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The Creation of Mother's Day
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The origin of Mother's Day goes back to the time of the ancient Greeks and Romans. However the roots of Mother's Day can also be traced back in the United Kingdom where a Mothering Sunday was celebrated before it reached the United States.
LOS ANGELES, CA (Catholic Online) - The celebration of Mother's Day today reaches roughly 46 countries, on different dates, and has become an extremely popular day. Millions and millions of people across the world take the day to honor their mothers, to thank them for giving them life, for raising them, for being their constant support, and for being their mother.
The earliest known history of Mother's Day dates back to the ancient annual spring festival that the Greeks dedicated to maternal goddesses. The occasion was to honor Rhea, wife of Cronus and the mother of many gods of Greek mythology.
Ancient Romans also celebrated a spring festival, called Hilaria, dedicated to Cybele, a mother goddess. Ceremonies in honor of Cybele began approximately 250 years before Jesus Christ was born. Celebrated on the Ides of March, offerings in the Temple of Cybele lasted for three days and included parades and games.
Early Christians celebrated a day to honor mothers during a festival on the fourth Sunday of Lent. Originally the celebration was to honor the Virgin Mary, the Mother of Christ, however the holiday was later expanded in England to include all mothers. Thus the celebration was called Mothering Sunday.
More recent history of Mother's Day dates back to the 1600s in England. A Mothering Sunday was celebrated every year on the fourth Sunday of Lent to honor every mother. Children brought gifts and flowers for their mothers after a prayer service in church, to honor Virgin Mary. Servants, apprentices, and other employees who were away from home were actually encouraged by their employers to visit and honor their mothers.
The annual custom of celebrating Mothering Sunday almost died out by the 19th century. The day came to be celebrated again, however, after World War II, when American servicemen brought back the custom and used it as an occasion for increasing sales.
Activist and social worker Mrs. Anna Marie Reeves Jarvis inspired her daughter Anna Jarvis to express her desire that someday all mothers should be recognized and celebrated. Anna Jarvis is recognized as the initial founder of Mother's Day in the United States, although she never married nor had any children. She is known as the Mother of Mother's Day, an appropriate title for someone who worked so hard to see the day of honoring mothers being celebrated.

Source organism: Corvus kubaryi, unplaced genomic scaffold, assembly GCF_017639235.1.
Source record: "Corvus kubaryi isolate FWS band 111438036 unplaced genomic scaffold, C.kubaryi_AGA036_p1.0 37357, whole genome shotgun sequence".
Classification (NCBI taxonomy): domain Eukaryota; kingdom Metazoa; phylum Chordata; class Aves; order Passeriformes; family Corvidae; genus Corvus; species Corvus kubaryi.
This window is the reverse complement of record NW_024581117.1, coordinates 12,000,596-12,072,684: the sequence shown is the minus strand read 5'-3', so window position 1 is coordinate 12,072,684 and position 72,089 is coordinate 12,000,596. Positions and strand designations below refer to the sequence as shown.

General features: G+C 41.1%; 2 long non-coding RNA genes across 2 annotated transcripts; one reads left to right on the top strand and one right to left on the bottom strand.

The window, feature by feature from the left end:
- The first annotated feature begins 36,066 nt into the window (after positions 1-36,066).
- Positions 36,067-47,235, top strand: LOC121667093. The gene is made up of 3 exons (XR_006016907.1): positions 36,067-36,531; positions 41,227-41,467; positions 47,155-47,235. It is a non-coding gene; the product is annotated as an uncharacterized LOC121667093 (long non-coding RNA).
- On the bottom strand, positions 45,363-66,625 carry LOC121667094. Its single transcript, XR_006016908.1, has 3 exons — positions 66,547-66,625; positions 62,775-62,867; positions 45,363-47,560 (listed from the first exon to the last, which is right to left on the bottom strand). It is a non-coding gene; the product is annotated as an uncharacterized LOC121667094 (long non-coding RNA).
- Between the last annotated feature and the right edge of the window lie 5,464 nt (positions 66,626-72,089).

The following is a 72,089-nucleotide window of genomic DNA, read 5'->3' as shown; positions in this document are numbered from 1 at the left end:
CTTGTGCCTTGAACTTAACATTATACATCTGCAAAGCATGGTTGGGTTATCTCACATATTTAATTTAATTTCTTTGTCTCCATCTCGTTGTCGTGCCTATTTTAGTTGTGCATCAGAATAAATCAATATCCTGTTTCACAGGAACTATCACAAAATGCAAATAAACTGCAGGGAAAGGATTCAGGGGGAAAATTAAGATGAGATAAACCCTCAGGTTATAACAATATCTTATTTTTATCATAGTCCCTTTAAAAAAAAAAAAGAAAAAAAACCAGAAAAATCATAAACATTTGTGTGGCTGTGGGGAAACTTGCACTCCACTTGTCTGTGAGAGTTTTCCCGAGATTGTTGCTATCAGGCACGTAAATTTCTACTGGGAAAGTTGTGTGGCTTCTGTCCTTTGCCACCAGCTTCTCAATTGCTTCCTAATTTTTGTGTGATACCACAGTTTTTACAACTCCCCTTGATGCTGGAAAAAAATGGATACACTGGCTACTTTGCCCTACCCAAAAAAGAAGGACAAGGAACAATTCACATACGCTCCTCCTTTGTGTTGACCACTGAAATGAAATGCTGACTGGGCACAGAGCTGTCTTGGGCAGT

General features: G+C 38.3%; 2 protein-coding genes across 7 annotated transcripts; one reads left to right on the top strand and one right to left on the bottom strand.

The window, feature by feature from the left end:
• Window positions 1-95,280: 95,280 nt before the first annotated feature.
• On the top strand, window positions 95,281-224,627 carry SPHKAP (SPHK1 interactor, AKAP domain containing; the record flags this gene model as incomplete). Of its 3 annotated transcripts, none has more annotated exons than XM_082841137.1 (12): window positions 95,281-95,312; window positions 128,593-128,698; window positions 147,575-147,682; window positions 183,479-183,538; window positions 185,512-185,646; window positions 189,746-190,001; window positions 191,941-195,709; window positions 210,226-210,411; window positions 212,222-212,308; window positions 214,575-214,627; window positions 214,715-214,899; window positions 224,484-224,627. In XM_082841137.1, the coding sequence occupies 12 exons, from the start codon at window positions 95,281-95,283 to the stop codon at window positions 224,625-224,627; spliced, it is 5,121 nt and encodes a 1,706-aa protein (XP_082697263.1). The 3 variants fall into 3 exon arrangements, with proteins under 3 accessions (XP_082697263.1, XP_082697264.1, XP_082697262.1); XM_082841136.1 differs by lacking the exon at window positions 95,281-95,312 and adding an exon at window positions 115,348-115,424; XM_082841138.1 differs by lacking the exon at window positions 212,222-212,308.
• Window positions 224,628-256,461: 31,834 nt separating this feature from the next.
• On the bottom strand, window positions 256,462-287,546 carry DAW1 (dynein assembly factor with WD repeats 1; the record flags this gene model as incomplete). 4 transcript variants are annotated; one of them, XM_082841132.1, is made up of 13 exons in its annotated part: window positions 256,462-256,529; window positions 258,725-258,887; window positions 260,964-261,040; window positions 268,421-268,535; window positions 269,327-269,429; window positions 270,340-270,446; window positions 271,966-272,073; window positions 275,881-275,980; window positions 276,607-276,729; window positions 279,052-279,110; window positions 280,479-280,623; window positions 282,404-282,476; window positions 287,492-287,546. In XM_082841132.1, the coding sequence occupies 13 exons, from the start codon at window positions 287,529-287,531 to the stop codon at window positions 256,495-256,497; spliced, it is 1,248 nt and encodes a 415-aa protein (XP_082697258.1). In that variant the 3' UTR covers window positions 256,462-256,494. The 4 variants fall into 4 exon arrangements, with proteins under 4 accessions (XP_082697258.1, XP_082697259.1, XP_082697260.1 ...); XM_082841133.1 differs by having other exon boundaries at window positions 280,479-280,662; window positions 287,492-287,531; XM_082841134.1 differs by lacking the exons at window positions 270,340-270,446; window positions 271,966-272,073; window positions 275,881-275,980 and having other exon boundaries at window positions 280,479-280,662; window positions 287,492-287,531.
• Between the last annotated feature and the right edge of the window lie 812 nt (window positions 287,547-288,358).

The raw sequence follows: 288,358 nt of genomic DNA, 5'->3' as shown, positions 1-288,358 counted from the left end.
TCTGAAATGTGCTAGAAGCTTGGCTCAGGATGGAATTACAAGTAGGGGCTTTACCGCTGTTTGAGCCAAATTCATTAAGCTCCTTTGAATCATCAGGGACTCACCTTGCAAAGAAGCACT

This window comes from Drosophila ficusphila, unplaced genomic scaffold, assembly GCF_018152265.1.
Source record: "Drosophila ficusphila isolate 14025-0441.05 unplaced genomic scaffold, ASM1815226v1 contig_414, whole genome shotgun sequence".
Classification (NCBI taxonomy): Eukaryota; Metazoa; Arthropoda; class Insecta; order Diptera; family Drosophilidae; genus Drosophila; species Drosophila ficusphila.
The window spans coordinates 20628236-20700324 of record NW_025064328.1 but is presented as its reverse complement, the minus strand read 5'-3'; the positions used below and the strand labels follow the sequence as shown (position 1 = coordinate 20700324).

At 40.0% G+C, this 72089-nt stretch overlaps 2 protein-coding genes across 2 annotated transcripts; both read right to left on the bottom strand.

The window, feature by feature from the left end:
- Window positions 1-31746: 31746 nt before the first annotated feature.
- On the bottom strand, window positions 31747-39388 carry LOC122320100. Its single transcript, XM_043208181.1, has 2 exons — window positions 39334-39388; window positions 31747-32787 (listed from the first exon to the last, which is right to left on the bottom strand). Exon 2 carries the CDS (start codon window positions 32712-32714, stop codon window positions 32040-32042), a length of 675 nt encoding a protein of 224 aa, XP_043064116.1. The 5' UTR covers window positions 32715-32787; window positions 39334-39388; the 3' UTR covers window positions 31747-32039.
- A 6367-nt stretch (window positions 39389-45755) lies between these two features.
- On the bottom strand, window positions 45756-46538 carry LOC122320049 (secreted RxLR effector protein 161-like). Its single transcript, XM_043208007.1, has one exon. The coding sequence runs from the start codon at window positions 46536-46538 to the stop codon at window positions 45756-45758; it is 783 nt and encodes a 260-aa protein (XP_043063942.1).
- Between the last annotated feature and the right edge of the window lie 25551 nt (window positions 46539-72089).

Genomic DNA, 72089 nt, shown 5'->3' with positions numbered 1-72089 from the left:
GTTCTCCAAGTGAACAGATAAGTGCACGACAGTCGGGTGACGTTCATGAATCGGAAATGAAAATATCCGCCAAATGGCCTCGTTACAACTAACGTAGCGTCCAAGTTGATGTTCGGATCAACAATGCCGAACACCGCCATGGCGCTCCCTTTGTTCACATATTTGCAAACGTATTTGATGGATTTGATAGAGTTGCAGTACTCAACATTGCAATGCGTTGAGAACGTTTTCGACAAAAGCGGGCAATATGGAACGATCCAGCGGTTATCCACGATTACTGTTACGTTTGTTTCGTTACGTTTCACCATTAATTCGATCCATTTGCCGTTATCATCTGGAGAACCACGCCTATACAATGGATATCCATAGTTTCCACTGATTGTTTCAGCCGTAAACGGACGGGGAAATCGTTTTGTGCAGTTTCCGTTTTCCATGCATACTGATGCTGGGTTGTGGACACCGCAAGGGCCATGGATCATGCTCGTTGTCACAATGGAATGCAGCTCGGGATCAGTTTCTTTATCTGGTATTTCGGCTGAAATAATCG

When her mother died in 1905, she made a pact with herself to fulfill her mother's wish of having a celebrated day for mothers around the world. Anna sent carnation flowers to honor her mother, as they were her mother's favorite flower and felt that they symbolized a mother's pure love. Anna, along with supporters, wrote letters to people who had the power to make the official declaration of a Mother's Day holiday. By 1911, Mother's Day was celebrated in almost every state and on May 8, 1914, President Wilson signed a Joint Resolution which designated the second Sunday of May as Mother's Day.
Today, Mother's Day is celebrated in several countries including US, UK, India, Denmark, Finland, Italy, Turkey, Australia, Mexico, Canada, China, Japan and Belgium. The celebration has become commercialized to a great extent. The day has become so popular that, in several countries, phone lines experience maximum traffic. Also the tradition of giving flowers, cards, chocolates, and other gifts has been adopted for Mother's Day. Florists, card manufacturers, and gift sellers see huge business potential on this holiday to make money through advertising campaigns.
Whatever you give, the day is not meant for commercialism or to make money. The day is meant as a day to thank all mothers. To thank them for their love, their support, and for, quite simply, being a mother. So this Sunday, on Mother's Day, show your mother the love she deserves.
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